September 2, 2013
European Commission, The Lisbon Treaty
What influences the European Commission
Hi, my name is Andras Baneth and I am the co-founder and Director of the European Training Academy.
Today, I’m going to speak about a question that is on the mind of hundreds if not thousands of people dealing with EU affairs, and this is the following:
What or who influences the European Commission? The European Commission being or having the sole right of initiative, meaning that whatever European legislation we talk about, it is only and exclusively the European Commission that can propose laws, directives or regulations in that field given this very strong power of the European Commission, trade associations, diplomatic bodies, private companies, even members of the European Parliament are extremely keen on convincing.
If you would like to lobby the European Commission to launch a new initiative and legislate on a given matter, whether it’s genetically modified organisms, whether it’s restricting the import of shoes from Vietnam or imposing a certain fine on a large computer company, these are all decisions that the European Commission can take by itself on its own initiative. However, this doesn’t mean that the European Commission would be in an isolated black box and not listening to the world around it. The European Commission is actually influenced by a number of factors and organizations which I will give a few examples for right now.
One of these is obviously the European Parliament itself. The European Commission, that is, the College of Commissioners are approved and eventually appointed by the European Parliament. And this means that the European Commission is answerable to the European Parliament because it can revoke its confidence and it can make the Commission fail. So this provides a very strong political and practical incentive of all the European Commissioners to listen very carefully and answer to the Members of the European Parliament and the Parliament as a whole.
At the same time there are a many other factors that have a strong impact or influence on the Commission and one of them is pretty common sense: real life events. If we look at the financial crisis or we can say economic crisis, the European Commission was triggered into action because of the euro zone crisis, because of the economic crisis and it has a proposed a number of legislation to regulate financial markets, to regulate European banks, banking supervision, the financial services industry and so on and so on.
So real life events… that could also be, for instance, a tragedy that happened in Japan, in Fukushima, can trigger the Commission into launching so-called health check of the nuclear facilities in Europe. So there are a number of real life events that will certainly impact the Commission to decide and to start dealing with the given topic.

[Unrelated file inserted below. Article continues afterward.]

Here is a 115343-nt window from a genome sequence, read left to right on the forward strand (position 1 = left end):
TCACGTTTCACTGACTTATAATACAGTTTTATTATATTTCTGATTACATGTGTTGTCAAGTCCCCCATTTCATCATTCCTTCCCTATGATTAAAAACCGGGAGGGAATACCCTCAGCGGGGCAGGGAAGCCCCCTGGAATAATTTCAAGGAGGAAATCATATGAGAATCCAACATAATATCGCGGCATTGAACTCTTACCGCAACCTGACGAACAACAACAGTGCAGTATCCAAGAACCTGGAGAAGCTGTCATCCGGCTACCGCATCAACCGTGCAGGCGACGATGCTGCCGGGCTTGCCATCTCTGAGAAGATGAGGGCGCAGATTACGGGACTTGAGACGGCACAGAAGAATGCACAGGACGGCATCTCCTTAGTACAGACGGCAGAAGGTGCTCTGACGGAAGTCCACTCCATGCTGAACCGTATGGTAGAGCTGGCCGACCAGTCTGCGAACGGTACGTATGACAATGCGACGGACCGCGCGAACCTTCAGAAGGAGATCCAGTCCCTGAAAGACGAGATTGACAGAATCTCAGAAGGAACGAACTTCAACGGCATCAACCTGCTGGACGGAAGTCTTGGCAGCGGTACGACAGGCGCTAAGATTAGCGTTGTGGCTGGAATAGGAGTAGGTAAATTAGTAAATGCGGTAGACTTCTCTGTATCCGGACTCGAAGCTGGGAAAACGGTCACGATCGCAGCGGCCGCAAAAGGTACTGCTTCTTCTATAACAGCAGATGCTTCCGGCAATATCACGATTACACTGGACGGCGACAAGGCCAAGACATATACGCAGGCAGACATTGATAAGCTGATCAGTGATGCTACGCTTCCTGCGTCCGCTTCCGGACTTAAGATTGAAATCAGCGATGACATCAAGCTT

Obviously, all industries, companies, stakeholders in the widest sense would like to have the Commission legislate on the topic of interest to them, and that could be the safety of baby bottles all the way into imposing a fine on the solar panel imports from China.
Convincing the Commission, however, is a whole different matter because the European Commission itself, the individual Commissioners or its internal organization, heads of units, directors, and others, have a rather large room for their own individual assessments and decisions.
Whether they consider the political climate sufficiently mature, sufficiently right for action because it’s not only starting a legislative initiative but ideally it should be able to pass the vote of the European Parliament and the vote in the Council of Ministers.
Another factor influencing the Commission and triggering into action the European Commission is scientific progress. If I look at the security gates at airports, this has triggered that the Commission to revise its own safety regulations on which kind of electronic devices can be use in airports to detect people carrying guns or unauthorized objects and scientific progress in Biosciences, in Food Sciences, in any kind of social, natural sciences can trigger the need for new legislation and once this is in place, meaning the scientific achievements have been materialized to legal field, the regulatory field needs to make sure that these are properly regulated on a European level.
So these are also very important factors in getting the Commission to act, to propose a new food safety legislation, or to propose new laws on the recognition of certain diplomas in different member states.
Thank you very much for watching. This is Andras Baneth from the European Training Academy.